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Is It Time Tour Bids Aloha To Hawaii?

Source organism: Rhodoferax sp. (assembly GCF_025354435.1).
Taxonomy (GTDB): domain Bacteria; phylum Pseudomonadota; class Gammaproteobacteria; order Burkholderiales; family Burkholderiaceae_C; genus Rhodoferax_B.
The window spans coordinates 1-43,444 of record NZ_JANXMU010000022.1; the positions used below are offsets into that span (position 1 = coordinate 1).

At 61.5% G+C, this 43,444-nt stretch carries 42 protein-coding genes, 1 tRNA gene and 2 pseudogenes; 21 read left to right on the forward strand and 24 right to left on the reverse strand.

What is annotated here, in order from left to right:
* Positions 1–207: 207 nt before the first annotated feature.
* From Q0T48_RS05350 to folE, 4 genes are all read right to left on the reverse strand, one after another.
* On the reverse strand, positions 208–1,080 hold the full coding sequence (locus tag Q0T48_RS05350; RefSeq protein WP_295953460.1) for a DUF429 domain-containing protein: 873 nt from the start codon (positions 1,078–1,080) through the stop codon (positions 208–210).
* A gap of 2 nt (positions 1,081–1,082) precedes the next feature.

Nobody’s saying it’s not paradise because it is, but stunning scenery aside, Hawaii has become irrelevant on the PGA Tour. Both island tournaments – the Hyundai Tournament of Champions and the Sony Open in Hawaii – are the unwitting and unfortunate victims of the new Tour schedule. It has been hard enough – if not downright impossible – in recent years to attract or even shamelessly lure the game’s stars to Hawaii when the Aloha Swing kicked off the Tour season. But when the 2014 season comes along (which starts in October), it will be nigh on impossible to get the big names to ly across the Pacific, no matter what the enticements. In fact, the Tournament of Champions might as well fall off the schedule, especially if the title sponsor fails to renew its contract. Nothing against Hyundai, it makes a great car (I own one), but the Korean auto manufacturer couldn’t possibly have gotten anywhere close to its money’s worth at this year’s event at Kapalua. Even if Hyundai uses the event to entertain top dealers and customers, the ungodly weather two weeks ago dumped the whole deal, mai tais and all, into the ocean. Even the pro-am was a disaster. Some of the pro-am groups, which were playing in brutish wind and sideways blowing rain, asked to quit their rounds after nine holes. The Tour tried twice to send the 30 players out in the 40 mph wind, not to uphold the integrity of the competition but because the title sponsor needed a show. Hyundai’s television ads that it paid perfectly good money for weren’t doing the company any good when all that was shown on the telecast was the hour or so that some of the field was on the course – over and over and over. That clicking sound you heard was the hundreds of thousands of remotes leaving the golf to switch to, well, anything else. The PGA Tour is the only major sports league without the ability to drop the hammer and compel its stars to play in its all-star game, which the Tournament of Champions essentially is. Players contend they are independent contractors and besides, it’s a tough trip just to play in one tournament (without appearance fees). The Sony Open in Hawaii is in much the same boat. It’s the first full-field event of the year and has been the traditional coming-out party for the Tour’s rookies and veterans who need a quick start against not-the-strongest-field you’ve ever seen. But in 2013-14, it will be the eighth event on the schedule, coming after about a seven-week break between the sixth event – in Mexico – and the Tournament of Champions the first week in January. By that time, the rookies will already have four or five starts under their belts because none of the stars are going to play in October at the and the Shriners Hospitals for Children Open (minus Justin Timberlake) and the like. All of which makes Hawaii a much tougher sell. For one thing, if you fly commercial to Hawaii from Orlando, it takes about 15 hours, including layovers, to get there and about 20 hours or more to get back. The rookies and those down the food chain make that trip now because they need the starts and they aren’t guaranteed much on the West Coast. It is especially important for the rookies to get off to a fast start in 2013. First-year players Russell Henley and Scott Langley were 1-2 on the leaderboard after 36 holes of the Sony Open. Because of the truncated schedule, there will be no Fall Finish for rookies and others on the low end of the money list to make up ground in order to finish in the top 125. Essentially, for those who don’t make the FedEx Cup Playoffs, the season lasts from now through the middle of August. That’s not much time and there won’t be that many opportunities since the big-name players and Tour veterans will be taking up most of the spots through the busy spring and summer. But next year (this year), players will get opportunities early in the season to get some starts. It’s going to be increasingly difficult to convince much of anybody to make the Hawaii trip, especially those who don’t have to. Besides, the Plantation Course at Kapalua and Waialae Country Club in Honolulu aren’t the greatest tracks in the world. Kapalua is big and touristy and while Waialae is venerable, having been built in 1927 and designed by Seth Raynor, it’s lat and uninspiring and the Tour players often shoot the grass off the place. One prominent Golf Channel announcer had the audacity to mention Waialae in the same sentence as Riviera, Colonial and Harbour Town. That’s the low hyperbole in the clubhouse thus far this season. If officials at Hyundai and Sony aren’t livid about the change in schedule, they should be. Sony has been way more than loyal to the PGA Tour and Hyundai signed on when the economic times at the Tour were at or near the worst. It’s more than a shame they’ve been treated this way. Sadly, in some places, loyalty doesn’t cut both ways.


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